Copyright ©2008 NPR. For personal, noncommercial use only. See Terms of Use. For other uses, prior permission required.

ANDREA SEABROOK, host:

President Bush has just broken a record, but not the kind of record a president hopes for. Sixty-nine percent of Americans say they don't like the job he's doing. That's the highest disapproval rating ever recorded by the Gallup Poll. Now, the poll's been around for 70 years and that got us wondering who were the most unpopular presidents in America before polling?

I put that question to Allan Lichtman. He's a history professor at American University.

Professor ALLAN LICHTMAN (History, American University): Let's start with Herbert Hoover. Herbert Hoover presided for nearly four years over the Great Depression.

SEABROOK: Oh.

Prof. LICHTMAN: He tried real hard to combat the Depression but none of his remedies worked. Herbert Hoover became co closely associated with the hardships of the Great Depression that they called the shantytowns that grew up around cities Hoovervilles. And he didn't help himself with all of his optimistic predictions that the Depression was about to end while people were suffering.

One guy collected Hoover's optimistic projections in a collection called Oh Yeah?

(Soundbite of laughter)

SEABROOK: What about William Howard Taft? I remember his administration well.

Prof. LICHTMAN: Yeah, not too many people remember much about William Howard Taft except that he was over 300 pounds.

SEABROOK: Yeah.

Prof. LICHTMAN: William Howard Taft was Theodore Roosevelt's handpicked successor when Roosevelt chose not to run again in 1908. Taft was just a bad political manager. He didn't know politics. He couldn't even remember the names of the seven or so reporters who covered his presidency.

(Soundbite of laughter)

Prof. LICHTMAN: And he managed to badly antagonize the progressive wing of the party led by Theodore Roosevelt. And in actuality Roosevelt challenged him for the 1912 nomination, and Theodore Roosevelt, the president, William Howard Taft, and Senator Robert La Follette fought the first major primary election battle in the history of the presidency. Primary elections had just been introduced around the turn of the 20th century and it is a measure of the unpopularity of William Howard Taft that he won precisely one out of 12 primaries as a sitting president.

SEABROOK: How can you and other historians really judge, though, the approval of President Bush and how it stands up to, say, a Hoover or a Taft? Can you really compare?

Prof. LICHTMAN: Of course comparison is very difficult. But I do think unpopular presidents have something in common that's very, very important. That for the most part, they are presiding over the end of an era. Herbert Hoover presided over the end of the era of Republican Party domination in the United States. And his defeat marked the rise of Franklin Roosevelt's New Deal and the New Deal Coalition that would dominate American politics for decades.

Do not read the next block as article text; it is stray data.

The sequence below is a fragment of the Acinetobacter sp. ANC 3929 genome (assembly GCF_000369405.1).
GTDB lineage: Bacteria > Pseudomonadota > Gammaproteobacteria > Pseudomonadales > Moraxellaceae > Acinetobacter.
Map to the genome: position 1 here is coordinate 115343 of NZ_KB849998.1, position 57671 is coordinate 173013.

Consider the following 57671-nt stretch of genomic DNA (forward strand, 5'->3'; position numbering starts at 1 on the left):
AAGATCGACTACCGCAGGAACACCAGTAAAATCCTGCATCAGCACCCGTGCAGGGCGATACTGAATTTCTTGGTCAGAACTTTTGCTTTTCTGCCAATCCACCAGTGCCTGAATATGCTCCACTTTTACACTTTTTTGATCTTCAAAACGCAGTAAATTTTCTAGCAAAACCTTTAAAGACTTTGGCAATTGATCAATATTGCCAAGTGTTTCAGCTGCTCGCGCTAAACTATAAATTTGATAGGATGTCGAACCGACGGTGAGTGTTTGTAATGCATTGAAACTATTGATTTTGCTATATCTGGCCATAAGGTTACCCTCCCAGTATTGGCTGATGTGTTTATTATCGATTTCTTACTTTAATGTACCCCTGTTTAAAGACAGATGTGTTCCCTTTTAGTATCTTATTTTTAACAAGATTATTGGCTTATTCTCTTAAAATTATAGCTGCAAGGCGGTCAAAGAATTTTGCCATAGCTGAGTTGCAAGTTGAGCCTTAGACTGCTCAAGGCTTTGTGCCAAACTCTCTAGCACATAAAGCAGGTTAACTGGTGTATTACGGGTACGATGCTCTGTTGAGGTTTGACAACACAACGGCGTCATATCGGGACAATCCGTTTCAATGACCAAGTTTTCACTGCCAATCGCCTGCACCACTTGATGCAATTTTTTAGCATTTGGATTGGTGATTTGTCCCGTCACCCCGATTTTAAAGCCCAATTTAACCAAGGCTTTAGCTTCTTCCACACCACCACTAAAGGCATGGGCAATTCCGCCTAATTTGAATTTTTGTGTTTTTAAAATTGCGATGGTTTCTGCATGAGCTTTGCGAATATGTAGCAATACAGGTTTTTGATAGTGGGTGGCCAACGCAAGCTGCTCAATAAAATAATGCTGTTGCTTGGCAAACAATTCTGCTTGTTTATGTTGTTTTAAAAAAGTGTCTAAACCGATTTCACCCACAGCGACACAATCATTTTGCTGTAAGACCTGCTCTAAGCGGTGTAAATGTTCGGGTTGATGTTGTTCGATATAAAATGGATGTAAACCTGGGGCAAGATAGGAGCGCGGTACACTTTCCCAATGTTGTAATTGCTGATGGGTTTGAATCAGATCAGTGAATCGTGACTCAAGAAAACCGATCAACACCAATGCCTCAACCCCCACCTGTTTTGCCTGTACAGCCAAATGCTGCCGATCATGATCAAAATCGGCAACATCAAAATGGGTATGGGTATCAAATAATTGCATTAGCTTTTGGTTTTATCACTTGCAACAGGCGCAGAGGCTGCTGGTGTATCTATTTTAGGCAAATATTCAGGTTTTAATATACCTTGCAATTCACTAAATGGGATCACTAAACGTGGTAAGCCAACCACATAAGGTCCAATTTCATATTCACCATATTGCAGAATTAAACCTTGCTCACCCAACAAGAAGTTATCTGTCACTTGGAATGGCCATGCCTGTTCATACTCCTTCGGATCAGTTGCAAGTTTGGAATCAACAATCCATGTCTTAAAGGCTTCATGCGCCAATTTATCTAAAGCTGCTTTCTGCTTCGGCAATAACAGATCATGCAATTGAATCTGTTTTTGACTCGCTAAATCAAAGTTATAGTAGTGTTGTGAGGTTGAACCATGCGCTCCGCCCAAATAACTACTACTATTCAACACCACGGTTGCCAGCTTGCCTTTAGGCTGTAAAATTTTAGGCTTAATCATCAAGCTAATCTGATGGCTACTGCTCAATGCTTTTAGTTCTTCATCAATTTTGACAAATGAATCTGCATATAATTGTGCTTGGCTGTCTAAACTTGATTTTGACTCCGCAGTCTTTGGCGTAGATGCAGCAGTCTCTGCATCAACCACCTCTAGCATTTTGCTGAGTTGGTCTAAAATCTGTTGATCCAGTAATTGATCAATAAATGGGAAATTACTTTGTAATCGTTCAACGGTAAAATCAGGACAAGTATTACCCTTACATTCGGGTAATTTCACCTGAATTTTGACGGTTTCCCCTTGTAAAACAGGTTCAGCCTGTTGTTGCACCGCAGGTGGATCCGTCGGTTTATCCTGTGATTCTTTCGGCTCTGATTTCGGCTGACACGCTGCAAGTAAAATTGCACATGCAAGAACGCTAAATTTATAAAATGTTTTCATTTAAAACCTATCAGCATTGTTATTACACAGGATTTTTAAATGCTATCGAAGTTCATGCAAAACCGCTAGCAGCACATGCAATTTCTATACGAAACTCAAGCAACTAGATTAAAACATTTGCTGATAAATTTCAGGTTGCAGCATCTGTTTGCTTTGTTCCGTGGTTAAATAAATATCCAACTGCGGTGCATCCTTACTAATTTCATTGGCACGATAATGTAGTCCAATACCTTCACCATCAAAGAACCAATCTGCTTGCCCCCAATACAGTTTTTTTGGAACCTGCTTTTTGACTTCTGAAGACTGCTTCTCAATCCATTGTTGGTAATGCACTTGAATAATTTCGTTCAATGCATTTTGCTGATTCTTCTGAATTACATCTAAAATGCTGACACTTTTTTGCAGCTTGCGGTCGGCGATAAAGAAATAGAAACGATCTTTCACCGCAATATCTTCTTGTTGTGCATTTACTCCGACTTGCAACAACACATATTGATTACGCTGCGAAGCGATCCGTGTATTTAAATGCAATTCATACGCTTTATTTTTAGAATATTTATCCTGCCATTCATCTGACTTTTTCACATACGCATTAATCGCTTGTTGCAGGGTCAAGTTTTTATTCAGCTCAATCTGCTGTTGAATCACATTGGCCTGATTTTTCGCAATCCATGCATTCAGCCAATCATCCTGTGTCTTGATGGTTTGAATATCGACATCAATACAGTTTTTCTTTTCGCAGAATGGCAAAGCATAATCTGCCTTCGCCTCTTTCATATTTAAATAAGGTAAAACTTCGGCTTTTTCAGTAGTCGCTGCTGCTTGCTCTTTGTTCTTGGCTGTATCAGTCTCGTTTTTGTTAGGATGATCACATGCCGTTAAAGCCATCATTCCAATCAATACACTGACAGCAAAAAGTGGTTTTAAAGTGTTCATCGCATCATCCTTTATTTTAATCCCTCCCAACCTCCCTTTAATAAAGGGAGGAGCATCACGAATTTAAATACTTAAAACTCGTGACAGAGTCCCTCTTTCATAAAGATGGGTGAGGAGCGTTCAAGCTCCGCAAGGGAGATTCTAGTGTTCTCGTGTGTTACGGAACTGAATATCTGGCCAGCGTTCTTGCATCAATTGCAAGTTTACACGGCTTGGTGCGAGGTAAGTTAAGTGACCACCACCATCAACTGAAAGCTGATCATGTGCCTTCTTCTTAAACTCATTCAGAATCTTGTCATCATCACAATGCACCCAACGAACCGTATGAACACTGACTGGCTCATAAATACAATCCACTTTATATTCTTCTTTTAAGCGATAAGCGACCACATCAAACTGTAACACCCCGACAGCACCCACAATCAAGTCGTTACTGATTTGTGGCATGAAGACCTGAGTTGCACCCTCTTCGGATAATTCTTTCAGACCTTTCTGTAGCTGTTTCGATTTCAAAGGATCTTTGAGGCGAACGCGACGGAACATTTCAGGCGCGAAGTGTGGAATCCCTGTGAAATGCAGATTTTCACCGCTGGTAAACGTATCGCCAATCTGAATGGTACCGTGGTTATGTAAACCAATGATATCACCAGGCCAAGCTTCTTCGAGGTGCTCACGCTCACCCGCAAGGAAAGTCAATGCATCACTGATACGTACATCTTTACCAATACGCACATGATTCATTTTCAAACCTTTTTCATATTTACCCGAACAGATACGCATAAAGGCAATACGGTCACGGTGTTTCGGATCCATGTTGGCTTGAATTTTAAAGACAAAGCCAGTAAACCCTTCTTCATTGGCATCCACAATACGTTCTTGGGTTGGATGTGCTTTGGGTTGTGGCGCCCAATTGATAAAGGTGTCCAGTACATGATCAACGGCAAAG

SEABROOK: Taft?

Prof. LICHTMAN: Taft presided over the end of the progressive Republican Party. James Buchanan presided over the dissolution of the Union. Another unpopular president: John Adams...

SEABROOK: The first...

Prof. LICHTMAN: ...the first unpopular president.

(Soundbite of laughter)

Prof. LICHTMAN: Presided over the end of the era of the Federalist Party, George Washington's party. He was the last Federalist president elected, primarily because the Federalists weren't really responsive to the new popular politics of the 19th century.

John Adams had such a reputation as an elitist that Jeffersonians spread the rumor that Adams was planning to marry one of his sons to the daughter of the king of England and start an American monarchy.

SEABROOK: So, President Bush.

Prof. LICHTMAN: President Bush is presiding over the end of the conservative era that began with the election of Ronald Reagan in 1980 and was pushed forward with the Republican takeover of the Congress in 1994.

SEABROOK: The views of Allan Lichtman. He's a professor of history at American University, and he's author of the book "White Protestant Nation: The Rise of the American Conservative Movement." That's out in June. Thanks for joining us.

Prof. LICHTMAN: My pleasure.

(Soundbite of music)

SEABROOK: You're listening to ALL THINGS CONSIDERED from NPR News.

Copyright © 2008 NPR. All rights reserved. No quotes from the materials contained herein may be used in any media without attribution to NPR. This transcript is provided for personal, noncommercial use only, pursuant to our Terms of Use. Any other use requires NPR's prior permission. Visit our permissions page for further information.

NPR transcripts are created on a rush deadline by a contractor for NPR, and accuracy and availability may vary. This text may not be in its final form and may be updated or revised in the future. Please be aware that the authoritative record of NPR's programming is the audio.

Comments

 

Please keep your community civil. All comments must follow the NPR.org Community rules and terms of use, and will be moderated prior to posting. NPR reserves the right to use the comments we receive, in whole or in part, and to use the commenter's name and location, in any medium. See also the Terms of Use, Privacy Policy and Community FAQ.

Support comes from: